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"For Instruction shall come forth from Zion, The word of the L-rd from Jerusalem." -- Isaiah 2:3


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LEVITICUS — 13:2 he

We must be aware that words can cause much damage. The Dubno Magid said that many people speak loshon hora because they are not fully aware of the power of the spoken word. How often people rationalize, "I didn't do anything to him, I only said a few words." The metzora, who has been afflicted with tzoraas because of his speaking loshon hora, is taught a lesson about the power of a single word. He must go to a priest who will decide if he is a metzora or not. Just one word by the priest ("Unclean!"), will completely isolate him from society. No more will the metzora minimize the destructive capability of words. (Ohel Yaakov, Metzora) Words can destroy. They can destroy someone's reputation. They can destroy friendships. They can destroy someone's successful business. Therefore, we must be as careful with them as we would be with explosive material.

LEVITICUS — 13:2 swelling

The portion of "Tazria" serves as a lesson that we must refrain from speaking loshon hora. The entire portion of Tazria is a lesson in guarding one's tongue. The Rambam writes that the disease of tzoraas was a supernatural disease sent to warn someone to refrain from speaking loshon hora. There were three levels of tzoraas. The first attacked the person's house. If he repented, then it would spread no further. If, however, he continued speaking against others, his clothes would contract tzoraas. Again, if he repented, it would stop spreading. If he did not, then his body would be afflicted with tzoraas. (Hilchos Tumas Tzoraas 16:10). The Chofetz Chayim pointed out that from the severity of the tumah (spiritual uncleanliness) of the metzora (the person afflicted with tzoraas), we have an indication of the severity of loshon hora. This is the only type of tumah in which the person is required to stay entirely out of the camp or city where other people live. (Shmiras Haloshon 1:5). In accordance with the concept that tzoraas is a punishment for speaking loshon hora, the Chasan Sofer said that verse 2 points to three reasons why people might speak against others: 1) Sais (a rising). A person might speak against others to raise his own stature. Others have faults which he feels he does not have. 2) Sapachas (a scab): A person might join (sipuach) a group of people who speak against others. In ordinary circumstances he would not speak loshon hora, but he tries to be sociable and behave like people around him. 3) Baheres (a bright spot): A person might have done something against someone else, and in an attempt to exonerate himself, he speaks against that person. That is, he clarifies (bahir) the reason for his behavior. A person should be aware of his motive for speaking loshon hora and then work on correcting himself.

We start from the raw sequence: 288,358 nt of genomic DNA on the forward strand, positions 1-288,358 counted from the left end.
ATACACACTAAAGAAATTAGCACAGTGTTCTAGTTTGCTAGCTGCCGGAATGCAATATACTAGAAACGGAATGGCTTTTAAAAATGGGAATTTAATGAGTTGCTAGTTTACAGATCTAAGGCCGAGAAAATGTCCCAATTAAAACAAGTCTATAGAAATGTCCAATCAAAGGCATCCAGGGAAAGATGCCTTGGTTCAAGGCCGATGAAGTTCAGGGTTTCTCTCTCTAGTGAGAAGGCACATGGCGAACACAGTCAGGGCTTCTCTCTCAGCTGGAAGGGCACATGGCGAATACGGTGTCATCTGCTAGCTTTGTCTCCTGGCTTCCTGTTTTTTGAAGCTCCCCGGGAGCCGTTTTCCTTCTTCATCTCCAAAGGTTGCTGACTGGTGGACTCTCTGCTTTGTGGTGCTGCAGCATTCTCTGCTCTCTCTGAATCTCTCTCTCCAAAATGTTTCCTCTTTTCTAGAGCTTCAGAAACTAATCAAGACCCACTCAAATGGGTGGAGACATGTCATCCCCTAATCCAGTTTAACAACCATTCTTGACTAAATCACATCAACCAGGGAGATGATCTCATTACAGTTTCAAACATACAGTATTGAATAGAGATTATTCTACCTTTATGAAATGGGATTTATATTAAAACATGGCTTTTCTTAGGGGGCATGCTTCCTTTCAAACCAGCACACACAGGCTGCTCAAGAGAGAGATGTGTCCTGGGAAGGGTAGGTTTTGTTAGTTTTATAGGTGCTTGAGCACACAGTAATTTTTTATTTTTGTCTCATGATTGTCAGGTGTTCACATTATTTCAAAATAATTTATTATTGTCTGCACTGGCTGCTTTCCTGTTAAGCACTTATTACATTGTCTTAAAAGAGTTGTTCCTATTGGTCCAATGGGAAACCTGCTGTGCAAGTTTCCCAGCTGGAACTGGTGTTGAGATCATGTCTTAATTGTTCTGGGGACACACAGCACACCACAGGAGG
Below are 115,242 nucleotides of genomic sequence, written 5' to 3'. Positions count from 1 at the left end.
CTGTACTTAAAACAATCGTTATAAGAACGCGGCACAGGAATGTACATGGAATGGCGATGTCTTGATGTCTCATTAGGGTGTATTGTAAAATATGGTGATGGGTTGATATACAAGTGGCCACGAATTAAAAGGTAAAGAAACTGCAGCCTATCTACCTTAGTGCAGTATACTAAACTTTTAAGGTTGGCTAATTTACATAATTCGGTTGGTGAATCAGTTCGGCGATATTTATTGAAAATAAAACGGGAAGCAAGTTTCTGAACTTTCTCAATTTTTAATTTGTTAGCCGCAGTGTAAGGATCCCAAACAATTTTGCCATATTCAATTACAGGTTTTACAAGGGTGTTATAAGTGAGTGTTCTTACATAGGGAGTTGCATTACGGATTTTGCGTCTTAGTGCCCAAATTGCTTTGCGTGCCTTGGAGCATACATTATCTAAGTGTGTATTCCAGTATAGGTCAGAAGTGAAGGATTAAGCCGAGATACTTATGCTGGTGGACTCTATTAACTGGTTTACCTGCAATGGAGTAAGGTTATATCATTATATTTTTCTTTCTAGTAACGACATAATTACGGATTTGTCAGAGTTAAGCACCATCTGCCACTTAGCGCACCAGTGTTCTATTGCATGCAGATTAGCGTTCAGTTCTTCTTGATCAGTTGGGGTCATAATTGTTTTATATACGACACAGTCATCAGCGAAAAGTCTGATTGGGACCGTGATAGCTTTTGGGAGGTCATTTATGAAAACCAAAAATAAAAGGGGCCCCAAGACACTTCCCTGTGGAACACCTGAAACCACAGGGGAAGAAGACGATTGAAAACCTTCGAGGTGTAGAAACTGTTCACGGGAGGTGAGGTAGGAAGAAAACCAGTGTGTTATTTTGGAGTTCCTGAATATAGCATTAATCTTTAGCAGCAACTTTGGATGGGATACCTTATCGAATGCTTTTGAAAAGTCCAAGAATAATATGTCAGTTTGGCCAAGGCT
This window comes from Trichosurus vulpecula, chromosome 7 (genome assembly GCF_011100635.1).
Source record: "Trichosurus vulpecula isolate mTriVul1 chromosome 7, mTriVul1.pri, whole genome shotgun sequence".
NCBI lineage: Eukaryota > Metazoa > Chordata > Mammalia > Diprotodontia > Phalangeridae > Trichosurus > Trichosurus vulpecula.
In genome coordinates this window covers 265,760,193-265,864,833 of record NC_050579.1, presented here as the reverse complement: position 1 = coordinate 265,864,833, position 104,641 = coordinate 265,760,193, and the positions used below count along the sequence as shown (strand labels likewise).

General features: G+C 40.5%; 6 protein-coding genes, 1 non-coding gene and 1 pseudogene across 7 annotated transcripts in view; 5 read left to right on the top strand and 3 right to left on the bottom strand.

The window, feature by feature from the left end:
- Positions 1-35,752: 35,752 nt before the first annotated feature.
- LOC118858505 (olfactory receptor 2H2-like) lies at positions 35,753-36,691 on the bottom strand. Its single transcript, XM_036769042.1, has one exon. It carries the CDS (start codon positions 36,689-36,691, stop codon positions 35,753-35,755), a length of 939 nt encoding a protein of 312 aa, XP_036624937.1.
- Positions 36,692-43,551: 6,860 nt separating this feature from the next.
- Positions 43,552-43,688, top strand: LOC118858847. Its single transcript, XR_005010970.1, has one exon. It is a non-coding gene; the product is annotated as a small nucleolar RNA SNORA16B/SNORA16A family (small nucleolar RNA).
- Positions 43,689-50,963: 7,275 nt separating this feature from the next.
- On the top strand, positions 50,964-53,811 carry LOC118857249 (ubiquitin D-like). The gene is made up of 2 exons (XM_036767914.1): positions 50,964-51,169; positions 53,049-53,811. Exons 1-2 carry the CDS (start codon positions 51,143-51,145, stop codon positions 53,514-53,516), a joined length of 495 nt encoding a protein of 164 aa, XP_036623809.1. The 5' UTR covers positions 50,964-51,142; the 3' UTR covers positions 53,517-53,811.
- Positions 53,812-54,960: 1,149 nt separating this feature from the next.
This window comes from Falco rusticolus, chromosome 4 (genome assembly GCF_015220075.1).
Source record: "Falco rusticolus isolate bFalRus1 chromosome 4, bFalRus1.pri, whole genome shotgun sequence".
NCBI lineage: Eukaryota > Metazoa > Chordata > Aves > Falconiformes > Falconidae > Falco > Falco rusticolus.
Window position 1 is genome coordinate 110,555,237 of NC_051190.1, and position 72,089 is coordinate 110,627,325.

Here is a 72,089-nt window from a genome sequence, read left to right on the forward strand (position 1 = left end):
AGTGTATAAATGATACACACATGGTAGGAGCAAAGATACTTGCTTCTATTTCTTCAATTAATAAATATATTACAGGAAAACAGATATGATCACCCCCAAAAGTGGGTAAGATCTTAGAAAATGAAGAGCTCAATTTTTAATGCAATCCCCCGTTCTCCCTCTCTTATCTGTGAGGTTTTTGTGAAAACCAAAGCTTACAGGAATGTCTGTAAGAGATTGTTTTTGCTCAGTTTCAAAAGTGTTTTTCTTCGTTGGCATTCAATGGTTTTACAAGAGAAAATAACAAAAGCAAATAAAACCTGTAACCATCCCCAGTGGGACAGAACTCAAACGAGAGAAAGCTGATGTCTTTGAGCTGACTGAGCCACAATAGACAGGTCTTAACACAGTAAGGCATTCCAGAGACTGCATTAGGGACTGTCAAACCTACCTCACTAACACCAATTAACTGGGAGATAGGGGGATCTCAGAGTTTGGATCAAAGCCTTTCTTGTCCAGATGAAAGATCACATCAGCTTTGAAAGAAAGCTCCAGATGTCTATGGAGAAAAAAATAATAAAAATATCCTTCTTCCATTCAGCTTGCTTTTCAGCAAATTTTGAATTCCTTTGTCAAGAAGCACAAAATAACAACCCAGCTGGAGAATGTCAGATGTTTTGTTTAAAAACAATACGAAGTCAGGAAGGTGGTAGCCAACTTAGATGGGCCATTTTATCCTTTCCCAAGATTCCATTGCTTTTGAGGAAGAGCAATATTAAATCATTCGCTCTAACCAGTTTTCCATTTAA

LEVITICUS — 13:45 grow